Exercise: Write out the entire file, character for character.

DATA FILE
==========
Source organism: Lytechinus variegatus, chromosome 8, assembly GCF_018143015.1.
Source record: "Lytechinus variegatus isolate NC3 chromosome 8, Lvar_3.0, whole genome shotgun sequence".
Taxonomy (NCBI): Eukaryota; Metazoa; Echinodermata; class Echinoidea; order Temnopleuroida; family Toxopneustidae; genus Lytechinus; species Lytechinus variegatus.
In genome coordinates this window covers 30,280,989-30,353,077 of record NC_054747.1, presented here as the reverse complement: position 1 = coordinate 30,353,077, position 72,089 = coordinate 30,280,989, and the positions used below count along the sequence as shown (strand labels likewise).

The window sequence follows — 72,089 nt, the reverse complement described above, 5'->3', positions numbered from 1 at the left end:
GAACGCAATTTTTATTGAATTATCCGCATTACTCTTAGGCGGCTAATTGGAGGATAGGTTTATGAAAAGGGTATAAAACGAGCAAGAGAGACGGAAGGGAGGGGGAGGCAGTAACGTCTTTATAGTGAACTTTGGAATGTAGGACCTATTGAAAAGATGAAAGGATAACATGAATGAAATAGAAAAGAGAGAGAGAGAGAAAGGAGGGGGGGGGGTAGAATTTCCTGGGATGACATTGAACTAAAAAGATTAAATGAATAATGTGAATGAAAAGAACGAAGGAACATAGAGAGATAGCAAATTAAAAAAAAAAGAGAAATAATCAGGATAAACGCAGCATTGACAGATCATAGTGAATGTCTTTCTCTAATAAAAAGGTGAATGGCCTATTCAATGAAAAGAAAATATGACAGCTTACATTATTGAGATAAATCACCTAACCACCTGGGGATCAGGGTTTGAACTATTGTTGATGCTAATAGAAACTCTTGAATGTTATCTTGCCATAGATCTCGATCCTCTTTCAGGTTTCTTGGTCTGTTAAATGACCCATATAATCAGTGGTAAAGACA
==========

Source organism: Lytechinus variegatus, chromosome 8, assembly GCF_018143015.1.
Source record: "Lytechinus variegatus isolate NC3 chromosome 8, Lvar_3.0, whole genome shotgun sequence".
Taxonomy (NCBI): Eukaryota; Metazoa; Echinodermata; class Echinoidea; order Temnopleuroida; family Toxopneustidae; genus Lytechinus; species Lytechinus variegatus.
In genome coordinates this window covers 30,280,989-30,353,077 of record NC_054747.1, presented here as the reverse complement: position 1 = coordinate 30,353,077, position 72,089 = coordinate 30,280,989, and the positions used below count along the sequence as shown (strand labels likewise).

The window sequence follows — 72,089 nt, the reverse complement described above, 5'->3', positions numbered from 1 at the left end:
GAACGCAATTTTTATTGAATTATCCGCATTACTCTTAGGCGGCTAATTGGAGGATAGGTTTATGAAAAGGGTATAAAACGAGCAAGAGAGACGGAAGGGAGGGGGAGGCAGTAACGTCTTTATAGTGAACTTTGGAATGTAGGACCTATTGAAAAGATGAAAGGATAACATGAATGAAATAGAAAAGAGAGAGAGAGAGAAAGGAGGGGGGGGGGTAGAATTTCCTGGGATGACATTGAACTAAAAAGATTAAATGAATAATGTGAATGAAAAGAACGAAGGAACATAGAGAGATAGCAAATTAAAAAAAAAAGAGAAATAATCAGGATAAACGCAGCATTGACAGATCATAGTGAATGTCTTTCTCTAATAAAAAGGTGAATGGCCTATTCAATGAAAAGAAAATATGACAGCTTACATTATTGAGATAAATCACCTAACCACCTGGGGATCAGGGTTTGAACTATTGTTGATGCTAATAGAAACTCTTGAATGTTATCTTGCCATAGATCTCGATCCTCTTTCAGGTTTCTTGGTCTGTTAAATGACCCATATAATCAGTGGTAAAGACA